What was Jesus talking about, then, when he said “take up your own cross?”

First, Borg and Crossan’s correctly remind us that Jesus’ cross in the gospels was about participation, not substitution:

“For Mark, it is about participation with Jesus and not substitution by Jesus. Mark has those followers recognize enough of that challenge that they change the subject and avoid the issue every time. (Marcus J. Borg and John Dominic Crossan. The Last Week: What the Gospels Really Teach About Jesus’s Final Days in Jerusalem (Kindle Locations 1589-1593)

While I agree with Borg and Crossan’s about participation rather than substitution, I disagree with their interpretation that a cross (suffering) was an intrinsic part of following him. I do not subscribe to the idea that suffering is an intrinsic precursor of triumph or success. Suffering only enters into the picture of following Jesus if those benefitting from the status quo feel threatened by the changes that Jesus’ new social vision would make and threaten Jesus’ followers with a cross. In other words, being willing to take up one’s cross is not the call to be passive in the face of suffering, but to protest and resist in the face of being threatened with a cross.

Jesus could have very well said, “Anyone who is not willing to protest and resist, even in the face of a threatened cross, is not worthy of me.” “The cross” in this context does not mean remaining passive. It means being willing to endure the results of disrupting, confronting, resisting, and protesting injustice. The cross is not a symbol of passivity but of the consequences of resistance: it is a symbol of the suffering that those in power threaten protestors with to scare them into remaining passive. Remember, the question is not how much am I willing to suffer, but how badly do I want to live!

If those in power threaten you with a cross, then it become necessary for you to take up a cross to stand up against injustice. Otherwise, the cross never comes into the pictures. Protesting, for instance, does not always involve being arrested, but if it does, protest anyway! Just two weeks ago, Rev. Dr. William Barber II was arrested during a healthcare bill protest. Actor James Cromwell is in jail now for participating with others in an environmental protest in upstate New York.

The goal in scenarios like these is not to suffer, but to refuse to let go of life. Again, the question is not are you willing to suffer, but do you desire to fully live?

How one interprets this week’s saying has deep implications for survivors of relational violence, and for all who are engaging any form of social justice work. When those who feel threatened try to intimidate and silence your voice through fear of an imposed “cross,” this week’s saying calls us to count the cost and then refuse to let go of life. Do not be silenced. Reject death.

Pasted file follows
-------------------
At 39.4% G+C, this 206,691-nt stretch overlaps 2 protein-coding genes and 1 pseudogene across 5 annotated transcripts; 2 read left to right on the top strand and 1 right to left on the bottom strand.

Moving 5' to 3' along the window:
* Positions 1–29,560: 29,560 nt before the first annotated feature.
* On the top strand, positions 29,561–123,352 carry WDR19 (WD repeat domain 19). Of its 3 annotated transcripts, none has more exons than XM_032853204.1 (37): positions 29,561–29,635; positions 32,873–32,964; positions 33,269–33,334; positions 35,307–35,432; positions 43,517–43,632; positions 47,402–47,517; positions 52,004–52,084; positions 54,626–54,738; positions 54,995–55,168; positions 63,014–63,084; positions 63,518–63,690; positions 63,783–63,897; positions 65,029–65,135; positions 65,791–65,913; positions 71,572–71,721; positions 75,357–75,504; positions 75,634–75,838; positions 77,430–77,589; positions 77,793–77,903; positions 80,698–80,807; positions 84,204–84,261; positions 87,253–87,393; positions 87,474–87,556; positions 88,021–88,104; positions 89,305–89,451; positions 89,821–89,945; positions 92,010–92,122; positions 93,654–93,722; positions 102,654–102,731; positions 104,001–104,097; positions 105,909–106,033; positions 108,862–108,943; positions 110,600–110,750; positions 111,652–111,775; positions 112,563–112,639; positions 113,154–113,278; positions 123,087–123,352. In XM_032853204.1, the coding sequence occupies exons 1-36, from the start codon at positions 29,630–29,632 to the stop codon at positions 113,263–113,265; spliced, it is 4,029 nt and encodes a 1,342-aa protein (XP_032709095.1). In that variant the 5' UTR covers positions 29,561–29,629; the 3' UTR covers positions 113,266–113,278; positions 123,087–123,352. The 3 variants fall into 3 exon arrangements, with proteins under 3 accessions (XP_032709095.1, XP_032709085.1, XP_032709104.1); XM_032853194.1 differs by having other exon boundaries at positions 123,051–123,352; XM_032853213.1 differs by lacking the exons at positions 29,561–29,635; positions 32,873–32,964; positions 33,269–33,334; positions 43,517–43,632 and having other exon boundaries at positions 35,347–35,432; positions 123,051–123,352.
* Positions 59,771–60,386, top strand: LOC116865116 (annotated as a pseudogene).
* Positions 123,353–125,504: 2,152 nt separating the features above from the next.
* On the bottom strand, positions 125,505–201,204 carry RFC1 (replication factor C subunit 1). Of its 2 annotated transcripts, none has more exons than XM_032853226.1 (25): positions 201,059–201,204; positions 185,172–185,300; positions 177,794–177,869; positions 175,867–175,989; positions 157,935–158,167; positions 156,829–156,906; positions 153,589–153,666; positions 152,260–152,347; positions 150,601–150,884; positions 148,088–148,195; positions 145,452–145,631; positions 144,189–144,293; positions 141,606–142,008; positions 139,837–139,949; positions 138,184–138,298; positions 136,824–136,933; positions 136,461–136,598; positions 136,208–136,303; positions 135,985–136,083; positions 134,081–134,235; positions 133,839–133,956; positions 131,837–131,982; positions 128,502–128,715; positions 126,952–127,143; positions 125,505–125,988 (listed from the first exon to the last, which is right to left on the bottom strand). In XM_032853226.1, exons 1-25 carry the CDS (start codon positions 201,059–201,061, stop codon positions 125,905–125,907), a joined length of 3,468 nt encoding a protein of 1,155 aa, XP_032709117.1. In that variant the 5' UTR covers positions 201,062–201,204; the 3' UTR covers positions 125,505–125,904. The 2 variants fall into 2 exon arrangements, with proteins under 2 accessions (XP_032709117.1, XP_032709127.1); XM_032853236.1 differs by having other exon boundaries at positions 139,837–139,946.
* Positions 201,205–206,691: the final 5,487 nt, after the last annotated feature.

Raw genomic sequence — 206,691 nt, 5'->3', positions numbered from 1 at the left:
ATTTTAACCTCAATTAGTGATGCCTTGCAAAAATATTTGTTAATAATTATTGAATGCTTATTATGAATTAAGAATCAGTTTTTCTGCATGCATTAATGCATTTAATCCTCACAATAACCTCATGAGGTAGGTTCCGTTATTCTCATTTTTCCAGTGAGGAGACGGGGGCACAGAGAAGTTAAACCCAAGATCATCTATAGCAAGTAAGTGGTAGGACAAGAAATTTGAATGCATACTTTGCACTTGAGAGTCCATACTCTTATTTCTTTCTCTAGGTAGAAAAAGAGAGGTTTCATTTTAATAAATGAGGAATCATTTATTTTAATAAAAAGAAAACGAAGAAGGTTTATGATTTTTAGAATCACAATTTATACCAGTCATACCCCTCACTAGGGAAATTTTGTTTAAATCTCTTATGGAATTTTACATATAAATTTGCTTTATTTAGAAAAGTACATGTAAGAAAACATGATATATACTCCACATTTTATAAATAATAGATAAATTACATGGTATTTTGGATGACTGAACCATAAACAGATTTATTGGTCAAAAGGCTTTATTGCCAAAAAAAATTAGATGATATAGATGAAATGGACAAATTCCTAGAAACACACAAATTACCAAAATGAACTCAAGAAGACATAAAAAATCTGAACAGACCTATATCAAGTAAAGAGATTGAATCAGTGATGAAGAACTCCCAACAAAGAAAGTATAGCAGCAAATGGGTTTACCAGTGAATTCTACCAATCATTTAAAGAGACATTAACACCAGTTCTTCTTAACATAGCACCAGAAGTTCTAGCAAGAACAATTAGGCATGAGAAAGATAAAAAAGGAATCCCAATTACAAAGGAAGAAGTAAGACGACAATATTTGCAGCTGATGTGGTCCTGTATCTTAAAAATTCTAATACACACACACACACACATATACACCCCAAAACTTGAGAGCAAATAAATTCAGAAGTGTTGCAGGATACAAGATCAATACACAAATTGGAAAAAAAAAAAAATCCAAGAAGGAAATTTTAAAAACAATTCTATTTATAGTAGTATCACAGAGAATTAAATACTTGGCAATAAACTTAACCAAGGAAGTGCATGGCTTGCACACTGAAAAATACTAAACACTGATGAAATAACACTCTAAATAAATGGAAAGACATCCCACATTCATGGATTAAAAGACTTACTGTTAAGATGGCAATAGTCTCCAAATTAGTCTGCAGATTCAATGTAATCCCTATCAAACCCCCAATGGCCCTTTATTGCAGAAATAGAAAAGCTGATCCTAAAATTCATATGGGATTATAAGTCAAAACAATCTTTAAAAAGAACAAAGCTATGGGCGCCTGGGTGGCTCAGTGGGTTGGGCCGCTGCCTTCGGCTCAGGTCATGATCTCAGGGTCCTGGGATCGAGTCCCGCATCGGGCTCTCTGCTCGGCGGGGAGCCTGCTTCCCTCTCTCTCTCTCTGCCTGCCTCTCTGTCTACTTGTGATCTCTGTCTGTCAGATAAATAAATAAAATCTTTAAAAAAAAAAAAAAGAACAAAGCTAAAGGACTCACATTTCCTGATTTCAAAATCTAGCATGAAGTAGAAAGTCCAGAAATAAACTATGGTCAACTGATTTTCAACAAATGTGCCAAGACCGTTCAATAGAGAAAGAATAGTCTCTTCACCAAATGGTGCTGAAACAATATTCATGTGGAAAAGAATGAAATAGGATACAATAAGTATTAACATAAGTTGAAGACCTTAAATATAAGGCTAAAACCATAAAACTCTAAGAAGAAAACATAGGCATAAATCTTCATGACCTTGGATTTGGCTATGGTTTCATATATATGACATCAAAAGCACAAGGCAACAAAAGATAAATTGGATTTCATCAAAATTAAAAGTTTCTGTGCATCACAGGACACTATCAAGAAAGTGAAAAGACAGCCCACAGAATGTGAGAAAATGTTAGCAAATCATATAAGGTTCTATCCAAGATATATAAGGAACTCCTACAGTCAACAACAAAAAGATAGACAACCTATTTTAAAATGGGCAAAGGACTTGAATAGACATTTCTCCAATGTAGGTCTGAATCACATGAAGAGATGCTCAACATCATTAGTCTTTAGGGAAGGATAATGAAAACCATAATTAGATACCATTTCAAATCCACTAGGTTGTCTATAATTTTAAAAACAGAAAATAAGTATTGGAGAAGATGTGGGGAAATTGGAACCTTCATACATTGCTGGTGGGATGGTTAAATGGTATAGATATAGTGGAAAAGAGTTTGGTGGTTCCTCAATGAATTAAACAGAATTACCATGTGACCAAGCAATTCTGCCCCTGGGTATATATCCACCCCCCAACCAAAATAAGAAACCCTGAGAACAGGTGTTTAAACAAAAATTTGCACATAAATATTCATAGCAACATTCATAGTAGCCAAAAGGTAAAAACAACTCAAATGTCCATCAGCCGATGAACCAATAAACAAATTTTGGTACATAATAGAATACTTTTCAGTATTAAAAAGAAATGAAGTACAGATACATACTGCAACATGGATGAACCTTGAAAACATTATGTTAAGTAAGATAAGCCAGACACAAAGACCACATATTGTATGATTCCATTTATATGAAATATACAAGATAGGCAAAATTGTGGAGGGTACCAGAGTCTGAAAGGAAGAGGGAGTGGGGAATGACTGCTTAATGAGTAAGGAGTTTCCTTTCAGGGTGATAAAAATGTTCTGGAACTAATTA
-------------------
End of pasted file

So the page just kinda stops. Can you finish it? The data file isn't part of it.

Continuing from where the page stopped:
For clarity, let’s return to relational violence to illustrate. First there is the relational violence itself. Then we have a choice in our response:

Too often, Jesus’ teaching of taking up the cross has been interpreted so that the abuse itself is the cross.

Instead, consider that the abuse is not the cross but an initial injustice. In this model, the cross is the threats one receives for standing up to or resisting injustice.

 

My interpretation of this week’s saying is that Jesus is not encouraging his followers to remain passive, but to resist. And if a cross comes into the picture, then resist anyway. Jesus’ nonviolence was rooted in resistance, and sometimes change happens before there is a cross. So bearing a cross is not intrinsic to following Jesus. It only enters the picture when those who are threatened choose to add it.

Jesus was proposing a new social vision, a way of doing life as a community, that threatened those most benefited by systems of domination and exploitation. The way of Jesus was rooted in resource-sharing, wealth redistribution, and bringing those on the edges of society into a shared table where their voices could be heard and valued too. Did the early Jesus movement threaten those in positions of power and privilege? You bet. Jesus, this week, seems to be saying, when those in power choose to threaten crosses for those standing up to systemic injustice, don’t let go. Keep holding on to hope even in the face of impossible odds. Keep holding on to life—life to the full.

“The one who does not take one’s cross and follow after me cannot be my disciple.” Q 14:27

HeartGroup Application

This week, take time to thoughtfully read and consider Brown and Parker’s entire essay For God So Loved the World?

  1. Read the essay.
  2. Take notes. Journal thoughts, questions, challenges, new insights.
  3. Pick three things from your notes to share and discuss with your HeartGroup this upcoming week.
  4. Share!

I agree with Brown and Parker. Their interpretation may be subtle, but it makes all the difference in the world in how we respond to suffering and oppression.

Next weekend is our first 500:25:1weekend event in Asheville, NC. And we’re scheduling many more after this one. I’m so excited to be moving in this new direction with our community. If you haven’t signed up to be part of making these events happen you can do so at http://bit.ly/RHM500251. There you can also find out why we are making these changes, how support these new weekend events, and most importantly, how you can have us come to your community too.

I’m so glad you checked in with us this week.

Keep living love right there where you are. And know you are not alone.  As we are engaging the teachings of Jesus, seek out ways you, too, can participate in the work of survival, resistance, liberation, restoration, and transformation. Till the only world that remains is a world where only love reigns.

I love each of you dearly.

I’ll see you next week.